In this case, the court exercises its discretion and declines to assess costs against Plaintiff. As a threshold matter, although DISH has not submitted any authority to that effect, the court assumes, without deciding, that Plaintiff's current class action claims for violations of the TCPA are "based upon" the TCPA claims she brought solely on her own behalf in the Florida Action. Nevertheless, the court finds that Plaintiff has shown that this suit and the prior suit were not filed vexatiously. Plaintiff asserts that she dismissed the Florida Action and re-filed suit here because, during the Florida Action, she came to believe that the DISH policies and practices giving rise to her individual claims were systematic, and that therefore the same practices also may have affected other consumers. Plaintiff therefore dismissed the Florida Action in order to investigate the possibility of re-filing her claims as part of a class action so as to seek nationwide redress for DISH consumers.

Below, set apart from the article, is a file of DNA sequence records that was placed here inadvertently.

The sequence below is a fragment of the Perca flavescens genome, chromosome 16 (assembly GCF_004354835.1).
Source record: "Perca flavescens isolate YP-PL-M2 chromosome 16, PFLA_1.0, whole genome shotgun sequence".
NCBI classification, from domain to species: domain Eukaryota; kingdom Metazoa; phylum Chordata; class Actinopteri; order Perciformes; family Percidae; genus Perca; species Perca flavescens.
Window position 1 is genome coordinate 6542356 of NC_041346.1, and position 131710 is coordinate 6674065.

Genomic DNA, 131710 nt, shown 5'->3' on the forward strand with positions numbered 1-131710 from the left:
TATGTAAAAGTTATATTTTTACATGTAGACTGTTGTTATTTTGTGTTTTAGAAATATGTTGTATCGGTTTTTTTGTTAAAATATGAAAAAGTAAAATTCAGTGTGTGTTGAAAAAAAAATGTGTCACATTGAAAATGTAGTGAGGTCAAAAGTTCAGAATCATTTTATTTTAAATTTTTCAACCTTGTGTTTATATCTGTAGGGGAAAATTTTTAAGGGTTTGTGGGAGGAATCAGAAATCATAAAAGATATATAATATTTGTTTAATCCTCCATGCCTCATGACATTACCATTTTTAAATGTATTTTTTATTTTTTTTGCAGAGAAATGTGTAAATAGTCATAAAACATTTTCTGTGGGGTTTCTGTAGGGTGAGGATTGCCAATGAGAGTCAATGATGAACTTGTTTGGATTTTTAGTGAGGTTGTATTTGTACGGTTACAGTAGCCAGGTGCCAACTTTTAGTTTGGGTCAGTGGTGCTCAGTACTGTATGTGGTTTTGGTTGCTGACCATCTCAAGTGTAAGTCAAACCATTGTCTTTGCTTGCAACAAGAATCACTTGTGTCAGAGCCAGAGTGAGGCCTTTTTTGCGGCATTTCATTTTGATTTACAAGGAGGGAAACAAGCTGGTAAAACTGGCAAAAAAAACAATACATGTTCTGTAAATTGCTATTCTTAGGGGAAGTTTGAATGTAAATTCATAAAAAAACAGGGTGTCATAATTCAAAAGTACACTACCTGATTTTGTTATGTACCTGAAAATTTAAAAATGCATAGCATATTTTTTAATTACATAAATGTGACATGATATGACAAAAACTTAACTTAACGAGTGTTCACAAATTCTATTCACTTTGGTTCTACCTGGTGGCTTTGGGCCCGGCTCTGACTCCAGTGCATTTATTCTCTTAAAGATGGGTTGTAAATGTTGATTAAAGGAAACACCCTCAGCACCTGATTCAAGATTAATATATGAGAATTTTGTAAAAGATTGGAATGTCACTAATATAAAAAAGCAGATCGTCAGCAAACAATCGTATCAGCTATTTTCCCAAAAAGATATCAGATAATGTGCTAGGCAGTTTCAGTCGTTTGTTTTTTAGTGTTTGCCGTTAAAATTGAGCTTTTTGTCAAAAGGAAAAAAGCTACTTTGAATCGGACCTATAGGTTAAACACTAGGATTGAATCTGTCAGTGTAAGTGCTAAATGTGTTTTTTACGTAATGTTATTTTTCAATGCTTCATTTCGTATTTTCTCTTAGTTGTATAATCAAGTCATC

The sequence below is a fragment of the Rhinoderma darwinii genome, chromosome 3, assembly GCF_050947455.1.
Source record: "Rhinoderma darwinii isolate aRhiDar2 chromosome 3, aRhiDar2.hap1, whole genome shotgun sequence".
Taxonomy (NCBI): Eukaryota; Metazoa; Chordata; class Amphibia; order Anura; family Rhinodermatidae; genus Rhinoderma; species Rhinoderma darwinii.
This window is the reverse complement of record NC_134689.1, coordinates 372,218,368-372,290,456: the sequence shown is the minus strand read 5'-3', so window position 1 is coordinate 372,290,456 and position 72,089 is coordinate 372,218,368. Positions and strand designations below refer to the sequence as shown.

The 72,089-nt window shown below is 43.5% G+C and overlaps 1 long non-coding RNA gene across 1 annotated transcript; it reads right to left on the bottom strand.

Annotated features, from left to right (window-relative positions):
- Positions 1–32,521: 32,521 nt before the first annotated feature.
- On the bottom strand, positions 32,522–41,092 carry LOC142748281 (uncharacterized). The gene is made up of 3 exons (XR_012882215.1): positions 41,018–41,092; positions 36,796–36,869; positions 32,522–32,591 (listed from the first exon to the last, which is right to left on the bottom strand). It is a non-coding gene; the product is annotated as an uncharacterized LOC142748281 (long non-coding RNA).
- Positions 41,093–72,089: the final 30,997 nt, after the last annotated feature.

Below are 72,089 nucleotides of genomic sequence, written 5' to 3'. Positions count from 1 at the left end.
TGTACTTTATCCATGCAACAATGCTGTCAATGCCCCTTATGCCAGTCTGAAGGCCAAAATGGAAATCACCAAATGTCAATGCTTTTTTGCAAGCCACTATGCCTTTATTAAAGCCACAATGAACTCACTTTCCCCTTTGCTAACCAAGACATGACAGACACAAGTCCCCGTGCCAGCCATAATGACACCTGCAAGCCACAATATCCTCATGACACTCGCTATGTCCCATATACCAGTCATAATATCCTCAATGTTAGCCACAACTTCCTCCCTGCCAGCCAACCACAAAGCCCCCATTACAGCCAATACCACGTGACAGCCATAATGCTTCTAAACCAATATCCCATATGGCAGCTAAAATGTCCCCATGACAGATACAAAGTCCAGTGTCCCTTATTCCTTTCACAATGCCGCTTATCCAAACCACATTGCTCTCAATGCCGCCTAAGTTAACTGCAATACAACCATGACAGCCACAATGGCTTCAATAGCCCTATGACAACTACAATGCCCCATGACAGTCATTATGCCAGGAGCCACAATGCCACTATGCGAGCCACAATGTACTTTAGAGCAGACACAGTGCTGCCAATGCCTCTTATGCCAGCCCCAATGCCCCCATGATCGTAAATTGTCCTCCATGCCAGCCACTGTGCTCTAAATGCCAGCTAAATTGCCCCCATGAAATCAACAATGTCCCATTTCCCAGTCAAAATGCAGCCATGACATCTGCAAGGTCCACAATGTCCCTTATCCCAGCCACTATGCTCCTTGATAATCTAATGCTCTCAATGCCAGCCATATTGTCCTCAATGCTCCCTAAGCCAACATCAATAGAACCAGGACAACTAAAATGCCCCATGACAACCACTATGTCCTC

Further, the court finds that Plaintiff's decision to file her action in this court was not tantamount to forum shopping. Because DISH is headquartered in Colorado, this District constitutes a proper and convenient venue choice for this action. See 28 U.S.C. 1391(b) ("A civil action may be brought in—(1) a judicial district in which any defendant resides, if all defendants are residents of the State in which the district is located. . . .").